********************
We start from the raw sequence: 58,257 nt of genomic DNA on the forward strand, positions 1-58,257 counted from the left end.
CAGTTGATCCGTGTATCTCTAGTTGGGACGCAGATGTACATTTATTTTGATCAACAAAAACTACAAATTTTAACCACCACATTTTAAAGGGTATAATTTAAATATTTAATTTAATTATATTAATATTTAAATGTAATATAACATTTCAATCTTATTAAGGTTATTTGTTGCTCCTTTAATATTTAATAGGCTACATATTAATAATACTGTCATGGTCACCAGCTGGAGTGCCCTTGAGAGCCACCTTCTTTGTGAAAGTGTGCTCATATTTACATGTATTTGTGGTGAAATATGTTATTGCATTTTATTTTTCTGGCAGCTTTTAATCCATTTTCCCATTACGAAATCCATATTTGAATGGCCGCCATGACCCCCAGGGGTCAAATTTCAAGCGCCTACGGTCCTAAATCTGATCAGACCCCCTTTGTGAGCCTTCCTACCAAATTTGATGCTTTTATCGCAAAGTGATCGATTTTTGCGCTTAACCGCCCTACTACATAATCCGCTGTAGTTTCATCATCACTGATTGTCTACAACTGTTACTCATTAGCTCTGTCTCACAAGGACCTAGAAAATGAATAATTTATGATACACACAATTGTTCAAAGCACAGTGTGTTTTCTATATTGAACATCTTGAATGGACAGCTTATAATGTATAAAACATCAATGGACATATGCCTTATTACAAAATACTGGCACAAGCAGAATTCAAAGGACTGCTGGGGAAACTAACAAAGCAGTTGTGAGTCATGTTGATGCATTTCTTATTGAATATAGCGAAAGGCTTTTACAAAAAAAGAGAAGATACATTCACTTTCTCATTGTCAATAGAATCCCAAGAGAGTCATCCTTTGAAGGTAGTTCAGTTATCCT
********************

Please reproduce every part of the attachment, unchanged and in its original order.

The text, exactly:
We start from the raw sequence: 58,257 nt of genomic DNA on the forward strand, positions 1-58,257 counted from the left end.
CAGTTGATCCGTGTATCTCTAGTTGGGACGCAGATGTACATTTATTTTGATCAACAAAAACTACAAATTTTAACCACCACATTTTAAAGGGTATAATTTAAATATTTAATTTAATTATATTAATATTTAAATGTAATATAACATTTCAATCTTATTAAGGTTATTTGTTGCTCCTTTAATATTTAATAGGCTACATATTAATAATACTGTCATGGTCACCAGCTGGAGTGCCCTTGAGAGCCACCTTCTTTGTGAAAGTGTGCTCATATTTACATGTATTTGTGGTGAAATATGTTATTGCATTTTATTTTTCTGGCAGCTTTTAATCCATTTTCCCATTACGAAATCCATATTTGAATGGCCGCCATGACCCCCAGGGGTCAAATTTCAAGCGCCTACGGTCCTAAATCTGATCAGACCCCCTTTGTGAGCCTTCCTACCAAATTTGATGCTTTTATCGCAAAGTGATCGATTTTTGCGCTTAACCGCCCTACTACATAATCCGCTGTAGTTTCATCATCACTGATTGTCTACAACTGTTACTCATTAGCTCTGTCTCACAAGGACCTAGAAAATGAATAATTTATGATACACACAATTGTTCAAAGCACAGTGTGTTTTCTATATTGAACATCTTGAATGGACAGCTTATAATGTATAAAACATCAATGGACATATGCCTTATTACAAAATACTGGCACAAGCAGAATTCAAAGGACTGCTGGGGAAACTAACAAAGCAGTTGTGAGTCATGTTGATGCATTTCTTATTGAATATAGCGAAAGGCTTTTACAAAAAAAGAGAAGATACATTCACTTTCTCATTGTCAATAGAATCCCAAGAGAGTCATCCTTTGAAGGTAGTTCAGTTATCCT